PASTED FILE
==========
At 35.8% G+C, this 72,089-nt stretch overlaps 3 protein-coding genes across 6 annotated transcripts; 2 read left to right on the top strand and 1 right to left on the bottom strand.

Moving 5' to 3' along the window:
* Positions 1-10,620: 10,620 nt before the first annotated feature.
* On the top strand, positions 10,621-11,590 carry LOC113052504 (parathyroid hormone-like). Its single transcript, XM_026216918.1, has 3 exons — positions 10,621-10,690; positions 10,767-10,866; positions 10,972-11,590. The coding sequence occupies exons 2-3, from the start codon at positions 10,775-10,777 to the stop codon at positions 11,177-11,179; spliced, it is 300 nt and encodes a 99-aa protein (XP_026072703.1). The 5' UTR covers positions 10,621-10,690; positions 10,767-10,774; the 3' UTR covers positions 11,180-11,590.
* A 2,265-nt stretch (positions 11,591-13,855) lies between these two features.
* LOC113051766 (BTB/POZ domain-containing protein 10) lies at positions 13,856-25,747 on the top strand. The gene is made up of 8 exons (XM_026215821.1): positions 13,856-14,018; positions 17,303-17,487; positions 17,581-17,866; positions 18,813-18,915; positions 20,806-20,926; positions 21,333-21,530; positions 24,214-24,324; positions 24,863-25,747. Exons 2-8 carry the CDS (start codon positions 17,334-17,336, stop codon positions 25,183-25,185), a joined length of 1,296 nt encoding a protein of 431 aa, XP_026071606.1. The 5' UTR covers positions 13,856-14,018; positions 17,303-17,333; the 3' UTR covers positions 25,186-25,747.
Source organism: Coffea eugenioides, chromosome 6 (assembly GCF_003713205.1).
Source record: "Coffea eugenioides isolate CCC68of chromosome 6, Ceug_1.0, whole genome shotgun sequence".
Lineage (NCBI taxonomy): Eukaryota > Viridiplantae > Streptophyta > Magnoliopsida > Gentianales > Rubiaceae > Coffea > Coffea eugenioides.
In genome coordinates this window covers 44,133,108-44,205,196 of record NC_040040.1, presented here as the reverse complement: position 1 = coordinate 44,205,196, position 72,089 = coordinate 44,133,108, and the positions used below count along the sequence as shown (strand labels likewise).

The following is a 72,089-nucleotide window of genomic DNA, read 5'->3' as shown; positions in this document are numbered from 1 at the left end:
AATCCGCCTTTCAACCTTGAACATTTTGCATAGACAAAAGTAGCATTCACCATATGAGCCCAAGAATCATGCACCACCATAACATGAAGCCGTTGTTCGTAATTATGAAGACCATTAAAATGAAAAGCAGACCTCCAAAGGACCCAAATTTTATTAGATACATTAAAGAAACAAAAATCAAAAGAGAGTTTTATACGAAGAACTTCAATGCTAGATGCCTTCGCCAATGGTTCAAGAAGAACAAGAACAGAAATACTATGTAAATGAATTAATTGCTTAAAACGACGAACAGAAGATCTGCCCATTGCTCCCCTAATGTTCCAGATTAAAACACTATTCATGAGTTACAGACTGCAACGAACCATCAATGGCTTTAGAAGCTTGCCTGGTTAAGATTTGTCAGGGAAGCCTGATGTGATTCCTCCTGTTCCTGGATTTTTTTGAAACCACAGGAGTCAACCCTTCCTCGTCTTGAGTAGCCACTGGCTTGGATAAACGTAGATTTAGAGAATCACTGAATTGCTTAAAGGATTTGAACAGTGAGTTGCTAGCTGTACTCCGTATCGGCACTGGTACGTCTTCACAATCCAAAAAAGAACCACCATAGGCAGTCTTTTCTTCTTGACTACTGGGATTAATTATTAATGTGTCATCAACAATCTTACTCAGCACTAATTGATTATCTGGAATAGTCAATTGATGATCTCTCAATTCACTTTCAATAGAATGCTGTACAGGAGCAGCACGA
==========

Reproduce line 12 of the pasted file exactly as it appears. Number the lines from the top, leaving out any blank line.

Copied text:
AATCCGCCTTTCAACCTTGAACATTTTGCATAGACAAAAGTAGCATTCACCATATGAGCCCAAGAATCATGCACCACCATAACATGAAGCCGTTGTTCGTAATTATGAAGACCATTAAAATGAAAAGCAGACCTCCAAAGGACCCAAATTTTATTAGATACATTAAAGAAACAAAAATCAAAAGAGAGTTTTATACGAAGAACTTCAATGCTAGATGCCTTCGCCAATGGTTCAAGAAGAACAAGAACAGAAATACTATGTAAATGAATTAATTGCTTAAAACGACGAACAGAAGATCTGCCCATTGCTCCCCTAATGTTCCAGATTAAAACACTATTCATGAGTTACAGACTGCAACGAACCATCAATGGCTTTAGAAGCTTGCCTGGTTAAGATTTGTCAGGGAAGCCTGATGTGATTCCTCCTGTTCCTGGATTTTTTTGAAACCACAGGAGTCAACCCTTCCTCGTCTTGAGTAGCCACTGGCTTGGATAAACGTAGATTTAGAGAATCACTGAATTGCTTAAAGGATTTGAACAGTGAGTTGCTAGCTGTACTCCGTATCGGCACTGGTACGTCTTCACAATCCAAAAAAGAACCACCATAGGCAGTCTTTTCTTCTTGACTACTGGGATTAATTATTAATGTGTCATCAACAATCTTACTCAGCACTAATTGATTATCTGGAATAGTCAATTGATGATCTCTCAATTCACTTTCAATAGAATGCTGTACAGGAGCAGCACGA